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Saudi Journal of Kidney Diseases and Transplantation
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Year : 2004  |  Volume : 15  |  Issue : 3  |  Page : 300-304
Ultrasound-guided Biopsy of Native and Transplanted Kidneys


Division of Nephrology, University Department of Medicine, Queen Mary Hospital, Hong Kong, China

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   Abstract 

Percutaneous renal biopsy is a valuable tool in the definitive diagnosis of a variety of kidney diseases. Advances in the design of biopsy needles as well as the availability of real-time ultrasound guidance for the procedure, has greatly reduced complication rates. In this review, we summarize the contemporary practice of real-time ultrasound-guided percutaneous biopsy of the native and transplant kidneys. Practical tricks in enhancing this method of biopsy are presented. Non-percutaneous techniques in specific settings are also discussed.

How to cite this article:
Tang S, Lai KN. Ultrasound-guided Biopsy of Native and Transplanted Kidneys. Saudi J Kidney Dis Transpl 2004;15:300-4

How to cite this URL:
Tang S, Lai KN. Ultrasound-guided Biopsy of Native and Transplanted Kidneys. Saudi J Kidney Dis Transpl [serial online] 2004 [cited 2019 Nov 18];15:300-4. Available from: http://www.sjkdt.org/text.asp?2004/15/3/300/32979

   Introduction Top


Percutaneous renal biopsy is the definitive choice of investigation for many forms of renal parenchymal diseases, including those of the transplanted kidney. The procedure may be required for various reasons, inclu­ding the establishment of the underlying renal pathology, as an aid to determine therapy, as a guide to prognosis, and to ascertain the degree of acute or potentially reversible versus chronic or practically irreversible damages. [1] Nowadays, most centres routinely subject biopsied renal tissue for examination under light microscopy. Depending on the level of diagnostic certainty and the amount of kidney tissue obtained, immunofluorescence, and electron microscopic examination may ensue. The use of the Franklin-modified Vim­Silverman needle for percutaneous renal biopsy under fluoroscopy [2] has in recent years been replaced by the use of dispo­sable needles under real-time ultrasonographic guidance. In this article, we review the literature on the use of this technique in per­forming renal biopsies in adult subjects.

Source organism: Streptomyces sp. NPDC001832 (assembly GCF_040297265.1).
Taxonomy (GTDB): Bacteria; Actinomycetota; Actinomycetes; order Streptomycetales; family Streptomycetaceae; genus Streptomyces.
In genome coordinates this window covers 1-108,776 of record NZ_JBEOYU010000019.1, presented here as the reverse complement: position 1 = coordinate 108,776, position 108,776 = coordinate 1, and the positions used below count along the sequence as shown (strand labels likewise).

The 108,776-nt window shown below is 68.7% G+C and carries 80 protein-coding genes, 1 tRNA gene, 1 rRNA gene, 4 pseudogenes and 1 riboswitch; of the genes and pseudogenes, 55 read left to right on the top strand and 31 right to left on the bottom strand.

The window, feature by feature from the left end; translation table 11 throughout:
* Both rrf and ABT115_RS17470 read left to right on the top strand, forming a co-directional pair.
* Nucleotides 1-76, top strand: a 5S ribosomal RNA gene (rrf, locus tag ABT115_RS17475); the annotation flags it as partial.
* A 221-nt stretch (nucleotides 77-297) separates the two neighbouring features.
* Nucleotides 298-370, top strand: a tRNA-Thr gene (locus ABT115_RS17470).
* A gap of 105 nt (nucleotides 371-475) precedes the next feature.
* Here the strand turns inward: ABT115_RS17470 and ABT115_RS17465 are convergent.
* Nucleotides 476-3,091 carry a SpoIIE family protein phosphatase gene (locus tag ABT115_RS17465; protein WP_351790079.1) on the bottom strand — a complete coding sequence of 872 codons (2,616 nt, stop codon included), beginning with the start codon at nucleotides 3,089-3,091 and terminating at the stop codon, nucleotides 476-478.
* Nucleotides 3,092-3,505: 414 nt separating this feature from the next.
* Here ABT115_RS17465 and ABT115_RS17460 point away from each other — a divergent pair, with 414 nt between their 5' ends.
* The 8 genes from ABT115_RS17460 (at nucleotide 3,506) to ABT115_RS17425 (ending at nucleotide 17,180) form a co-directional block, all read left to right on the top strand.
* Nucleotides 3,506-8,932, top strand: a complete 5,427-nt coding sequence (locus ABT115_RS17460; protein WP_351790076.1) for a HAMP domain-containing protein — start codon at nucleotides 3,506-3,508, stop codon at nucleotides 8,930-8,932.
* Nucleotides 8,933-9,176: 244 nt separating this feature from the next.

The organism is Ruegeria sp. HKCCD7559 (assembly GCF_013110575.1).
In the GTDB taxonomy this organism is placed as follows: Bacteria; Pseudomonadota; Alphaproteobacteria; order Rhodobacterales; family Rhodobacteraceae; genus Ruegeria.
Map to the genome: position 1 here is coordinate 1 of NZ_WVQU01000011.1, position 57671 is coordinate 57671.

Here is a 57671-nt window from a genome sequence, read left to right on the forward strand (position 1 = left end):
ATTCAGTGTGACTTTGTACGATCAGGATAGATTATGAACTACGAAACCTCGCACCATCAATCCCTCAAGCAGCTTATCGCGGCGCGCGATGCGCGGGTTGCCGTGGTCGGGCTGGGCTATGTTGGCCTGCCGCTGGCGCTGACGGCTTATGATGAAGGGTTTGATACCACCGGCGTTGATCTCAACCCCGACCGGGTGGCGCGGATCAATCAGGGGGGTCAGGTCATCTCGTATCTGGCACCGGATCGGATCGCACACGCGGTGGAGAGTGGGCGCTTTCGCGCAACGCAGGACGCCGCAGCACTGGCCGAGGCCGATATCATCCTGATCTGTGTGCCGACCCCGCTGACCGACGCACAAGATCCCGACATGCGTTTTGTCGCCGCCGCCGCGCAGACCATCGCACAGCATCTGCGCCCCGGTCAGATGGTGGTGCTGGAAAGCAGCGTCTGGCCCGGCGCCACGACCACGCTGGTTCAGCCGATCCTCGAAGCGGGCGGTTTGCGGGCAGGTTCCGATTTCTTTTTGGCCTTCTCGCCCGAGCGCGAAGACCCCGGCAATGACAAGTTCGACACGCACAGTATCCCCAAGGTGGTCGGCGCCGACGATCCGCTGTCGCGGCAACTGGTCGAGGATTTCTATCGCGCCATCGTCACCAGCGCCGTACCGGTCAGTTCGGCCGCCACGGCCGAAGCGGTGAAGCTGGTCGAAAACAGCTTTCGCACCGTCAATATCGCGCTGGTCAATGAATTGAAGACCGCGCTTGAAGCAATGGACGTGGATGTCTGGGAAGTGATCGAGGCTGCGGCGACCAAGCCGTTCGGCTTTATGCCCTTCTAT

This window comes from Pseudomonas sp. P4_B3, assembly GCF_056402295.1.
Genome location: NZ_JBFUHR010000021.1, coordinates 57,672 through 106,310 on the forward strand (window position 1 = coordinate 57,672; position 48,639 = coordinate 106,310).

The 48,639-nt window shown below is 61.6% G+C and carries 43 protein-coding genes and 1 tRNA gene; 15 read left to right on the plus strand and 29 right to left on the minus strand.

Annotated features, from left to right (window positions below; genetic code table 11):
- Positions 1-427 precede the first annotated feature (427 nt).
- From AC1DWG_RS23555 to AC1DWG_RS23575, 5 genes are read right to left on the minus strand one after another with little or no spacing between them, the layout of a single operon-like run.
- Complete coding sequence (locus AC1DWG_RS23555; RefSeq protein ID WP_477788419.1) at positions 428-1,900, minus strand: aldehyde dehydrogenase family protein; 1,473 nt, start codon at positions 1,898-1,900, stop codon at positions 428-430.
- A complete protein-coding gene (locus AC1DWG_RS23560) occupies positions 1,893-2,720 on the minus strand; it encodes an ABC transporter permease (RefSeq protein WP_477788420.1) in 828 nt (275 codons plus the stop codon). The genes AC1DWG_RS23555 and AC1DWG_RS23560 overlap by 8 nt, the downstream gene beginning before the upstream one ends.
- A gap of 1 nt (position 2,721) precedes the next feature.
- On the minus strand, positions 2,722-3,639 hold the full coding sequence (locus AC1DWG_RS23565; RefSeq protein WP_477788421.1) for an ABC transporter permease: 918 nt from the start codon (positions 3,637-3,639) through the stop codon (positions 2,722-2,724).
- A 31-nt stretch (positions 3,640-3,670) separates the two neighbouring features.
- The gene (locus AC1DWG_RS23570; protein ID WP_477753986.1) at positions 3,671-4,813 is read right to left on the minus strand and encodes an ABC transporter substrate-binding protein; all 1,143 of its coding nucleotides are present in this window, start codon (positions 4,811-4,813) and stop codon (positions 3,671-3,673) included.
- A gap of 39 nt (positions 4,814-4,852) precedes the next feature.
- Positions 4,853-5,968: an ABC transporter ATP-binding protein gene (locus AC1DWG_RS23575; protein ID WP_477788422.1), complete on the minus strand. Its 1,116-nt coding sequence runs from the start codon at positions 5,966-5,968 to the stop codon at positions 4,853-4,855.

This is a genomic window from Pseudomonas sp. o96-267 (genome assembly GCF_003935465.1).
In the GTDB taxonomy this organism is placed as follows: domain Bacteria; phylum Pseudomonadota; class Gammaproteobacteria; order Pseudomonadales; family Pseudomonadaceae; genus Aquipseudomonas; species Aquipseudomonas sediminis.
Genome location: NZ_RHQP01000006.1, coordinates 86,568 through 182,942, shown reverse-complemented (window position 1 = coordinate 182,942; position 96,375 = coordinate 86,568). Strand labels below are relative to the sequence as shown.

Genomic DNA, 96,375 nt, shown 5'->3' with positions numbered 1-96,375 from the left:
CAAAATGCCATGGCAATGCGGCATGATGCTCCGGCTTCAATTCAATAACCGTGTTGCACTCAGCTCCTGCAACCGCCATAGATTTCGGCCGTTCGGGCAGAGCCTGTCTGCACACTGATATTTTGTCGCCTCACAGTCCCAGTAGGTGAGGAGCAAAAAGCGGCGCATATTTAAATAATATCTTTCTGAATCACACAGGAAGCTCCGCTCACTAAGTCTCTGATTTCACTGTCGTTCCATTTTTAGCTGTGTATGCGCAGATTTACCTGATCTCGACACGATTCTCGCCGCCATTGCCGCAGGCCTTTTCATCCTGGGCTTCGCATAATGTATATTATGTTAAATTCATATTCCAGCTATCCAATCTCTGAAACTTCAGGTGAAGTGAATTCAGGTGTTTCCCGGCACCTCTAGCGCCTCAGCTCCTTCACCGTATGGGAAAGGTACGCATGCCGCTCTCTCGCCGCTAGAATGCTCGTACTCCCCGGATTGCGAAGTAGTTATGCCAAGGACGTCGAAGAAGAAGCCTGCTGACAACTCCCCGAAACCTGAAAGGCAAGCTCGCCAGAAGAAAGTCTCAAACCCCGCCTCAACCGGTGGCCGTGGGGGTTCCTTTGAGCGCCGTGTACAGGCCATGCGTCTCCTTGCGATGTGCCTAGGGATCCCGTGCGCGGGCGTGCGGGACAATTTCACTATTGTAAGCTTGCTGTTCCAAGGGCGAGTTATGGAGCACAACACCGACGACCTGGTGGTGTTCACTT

Indications and Contraindications Top


The policy and threshold for performing a renal biopsy vary considerably among different centers and nephrologists. In general, there are five categories of indications: [3]

a) Glomerular hematuria

b) Non-nephrotic range protenuria

c) Nephrotic syndrome

d) Acute nephritic syndrome

e) Acute or subacute renal failure of undetermined origin

Percutaneous renal biopsy is generally considered contraindicated in the following settings:

a) Uncorrectable bleeding diathesis

b) Small (less than 8-9 cm in length) or echogenic kidneys, which are generally indicative of chronic irreversible disease

c) Intractable hypertension, which cannot be controlled with antihypertensive medications

d) Multiple, bilateral cysts or any sizeable space-occupying lesion, e.g. renal tumor

e) Significant hydronephrosis

f) Active infection of the urinary tract, especially pyelonephritis

g) An uncooperative patient


   Preparation of the Patient for Renal Biopsy Top


An informed consent should be obtained prior to the procedure. Since bleeding is the principal complication of renal biopsy, pre­biopsy evaluation should aim to exclude the presence of coagulopathy (prolongation of the prothrombin time, or the partial thromboplastin time) and thrombocytopenia (platelet count < 150 x 10 9 /L). Any use of aspirin, warfarin, or nonsteroidal anti-infla­mmatory drugs must be stopped at least one week prior to a scheduled elective renal biopsy. Blood pressure should be maintained at 140/90 mm Hg or below. In our experience, some patients become hypertensive due to anxiety on the morning of the scheduled biopsy despite a previously well-controlled blood pressure. An oral dose of nifedipine (5-10 mg) usually helps. Patients with elevated serum creatinine (e.g. over 300 µmol/l) should be considered for desmo­pressin infusion (0.3 µg/kg i.v. over 30 minutes) before and after the procedure to reduce the risk of uremic bleeding. [4] The skin overlying the biopsy site should be inspected for signs of infection. In addition, the patient should be able to lie prone and follow simple commands, such as temporary breath-holding. An intravenous access should be established. Appropriate cross matching of blood should be arranged with the blood bank, although the need for immediate blood transfusion after renal biopsy is seldom encountered. In general, overnight fasting is not required.